Thursday, June 9, 2016

Bryce Day 4

Today after pancakes and bacon we went the half block over to the Escalante National Monument Visitor's Center to turn in the Junior Scientist booklets. The boys, especially Seth, were thrilled that the badge had an eagle perched at the top. Then we headed down to our first hike of the day, Willis Creek slot canyon. This slot wasn't nearly so tight as Spooky and Peek-a-Boo. In fact, it rarely got tight enough that we could touch both walls, but there was a running creek in the bottom. The boys got to jump over the creek dozens of times, sometimes stepping on rocks and sometimes making a giant leap! After a while we came to a small waterfall that was really pretty. We also spotted a brand new bird, a canyon wren, which we had never seen before. What the boys liked seeing best, though, were the snakes. On the drive out to the hike, we slammed on the brakes to avoid hitting a gopher snake. It was at least 4 feet long, and we hopped out and watched it slither off of the road. A few hundred yards further down the road, we spotted another snake. This one was much smaller, and it was dead, having been hit by a car, but the boys were super-excited because it was a rattlesnake. It had 5 little rattles on the tip of its tail and its head was shaped like a diamond. Along the trail, we saw another big gopher snake, and this one was laying next to the creek slurping up water. We'd never even thought of a snake going for a drink before. It was very interesting to watch.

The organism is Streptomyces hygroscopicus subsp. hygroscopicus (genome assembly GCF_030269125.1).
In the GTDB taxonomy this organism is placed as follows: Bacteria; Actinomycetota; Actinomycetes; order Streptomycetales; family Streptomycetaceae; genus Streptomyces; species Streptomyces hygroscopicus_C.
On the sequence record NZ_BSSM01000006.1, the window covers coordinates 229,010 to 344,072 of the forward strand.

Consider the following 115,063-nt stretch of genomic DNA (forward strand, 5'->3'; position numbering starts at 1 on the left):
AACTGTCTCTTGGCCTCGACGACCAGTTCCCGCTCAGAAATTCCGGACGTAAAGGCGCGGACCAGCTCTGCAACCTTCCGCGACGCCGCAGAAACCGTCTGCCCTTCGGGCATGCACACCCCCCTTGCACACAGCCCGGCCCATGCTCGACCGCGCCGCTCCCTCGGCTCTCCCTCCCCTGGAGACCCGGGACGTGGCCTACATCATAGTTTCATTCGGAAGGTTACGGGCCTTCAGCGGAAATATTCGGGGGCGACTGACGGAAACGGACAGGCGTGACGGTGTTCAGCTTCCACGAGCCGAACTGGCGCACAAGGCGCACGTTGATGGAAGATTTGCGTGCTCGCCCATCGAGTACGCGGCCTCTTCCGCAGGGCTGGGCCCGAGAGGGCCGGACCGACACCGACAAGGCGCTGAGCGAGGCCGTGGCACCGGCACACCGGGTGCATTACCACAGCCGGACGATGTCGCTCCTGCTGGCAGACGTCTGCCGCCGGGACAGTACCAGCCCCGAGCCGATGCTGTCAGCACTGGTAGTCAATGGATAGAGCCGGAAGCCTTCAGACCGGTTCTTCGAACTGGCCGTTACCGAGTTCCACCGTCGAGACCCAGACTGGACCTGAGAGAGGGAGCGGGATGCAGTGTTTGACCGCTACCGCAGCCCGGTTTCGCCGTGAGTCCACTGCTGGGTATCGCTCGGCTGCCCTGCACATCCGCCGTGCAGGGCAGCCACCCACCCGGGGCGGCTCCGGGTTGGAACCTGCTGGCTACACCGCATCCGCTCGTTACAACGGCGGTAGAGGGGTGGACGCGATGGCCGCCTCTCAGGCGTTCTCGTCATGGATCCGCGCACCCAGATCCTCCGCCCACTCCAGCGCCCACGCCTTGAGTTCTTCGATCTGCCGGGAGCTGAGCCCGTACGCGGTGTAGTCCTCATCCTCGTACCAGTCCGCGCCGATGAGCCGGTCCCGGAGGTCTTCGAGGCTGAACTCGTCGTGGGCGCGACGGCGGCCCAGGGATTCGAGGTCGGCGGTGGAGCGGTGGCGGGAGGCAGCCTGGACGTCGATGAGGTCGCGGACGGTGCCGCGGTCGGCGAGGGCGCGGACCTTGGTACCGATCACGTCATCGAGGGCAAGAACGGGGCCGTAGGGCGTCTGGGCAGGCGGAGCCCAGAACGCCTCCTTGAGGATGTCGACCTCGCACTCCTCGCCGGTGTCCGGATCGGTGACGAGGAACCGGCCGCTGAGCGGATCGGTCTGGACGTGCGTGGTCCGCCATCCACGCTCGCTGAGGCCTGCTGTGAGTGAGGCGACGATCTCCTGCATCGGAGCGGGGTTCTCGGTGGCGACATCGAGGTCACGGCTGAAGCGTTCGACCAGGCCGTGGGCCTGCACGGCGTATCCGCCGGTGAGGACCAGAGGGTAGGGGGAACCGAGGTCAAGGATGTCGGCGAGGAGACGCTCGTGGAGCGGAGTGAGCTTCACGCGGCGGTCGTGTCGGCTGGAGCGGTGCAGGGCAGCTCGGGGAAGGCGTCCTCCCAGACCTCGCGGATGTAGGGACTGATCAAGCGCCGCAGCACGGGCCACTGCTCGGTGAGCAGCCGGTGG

I love when the boys get sworn in as Junior Rangers, and the rangers are always so great with the kids!
The first gopher snake we saw on the road.
We got out and watched it slither into the bushes.
Sorry for the graphic picture of the dead rattlesnake!
This hike was more our style!! We never felt that death was lurking behind us.
The slots were very pretty.
Randy helps Seth cross every time. I love watching them work together.
This is how Dax crosses: Stand on the one rock right in the middle of the river.
Mark and Seth are becoming good buddies right now!
There was a lot of jumping on this trip. Here goes dad over a steep crevice!
Dax leaping over the creek.
Here's Mark jumping the river.
Seth, of course, had to jump over the creek, too!

This is the Canyon Wren we spotted.
Mom and Mark posed for a picture.
We met a someone nice enough to take a picture of us featuring the backpack.
This waterfall is small, but it is really pretty.
We saw a few really pretty pinyon jays on this hike.
The boys stayed back from the slurping snake a respectable distance.
I wish we were butterfly people....
Our next adventure took us 10 miles each way on a bumpy dirt road to see Grosvenor Arch. The arch was beautiful, soaring majestically above our heads, but all there was to do was look at it and drive 10 miles back to town. Still, we feel like we have to see everything.
Seth, the arch is actually behind you!
Grosvenor is a nice double arch.
We returned to Kodachrome State Park and turned in our fifth and final Junior Ranger pamphlet. The boys pinned all their badges on and took a picture. They've worked really hard on their badges! We had a quick picnic lunch and then took off on a hike called Grande Parade. The day was hot, and the trail turned out to be only so-so. It led to a few small box canyons that might have been interesting had we not done so many killer hikes already this vacation. The two miles stretched pretty long, so Dad had to tell stories most of the way, but no one got carried. I'm not sure how far the boys have hiked this week, but I'd bet about 10 miles!
Proud junior rangers (5 from this trip, plus Zion was still in the car).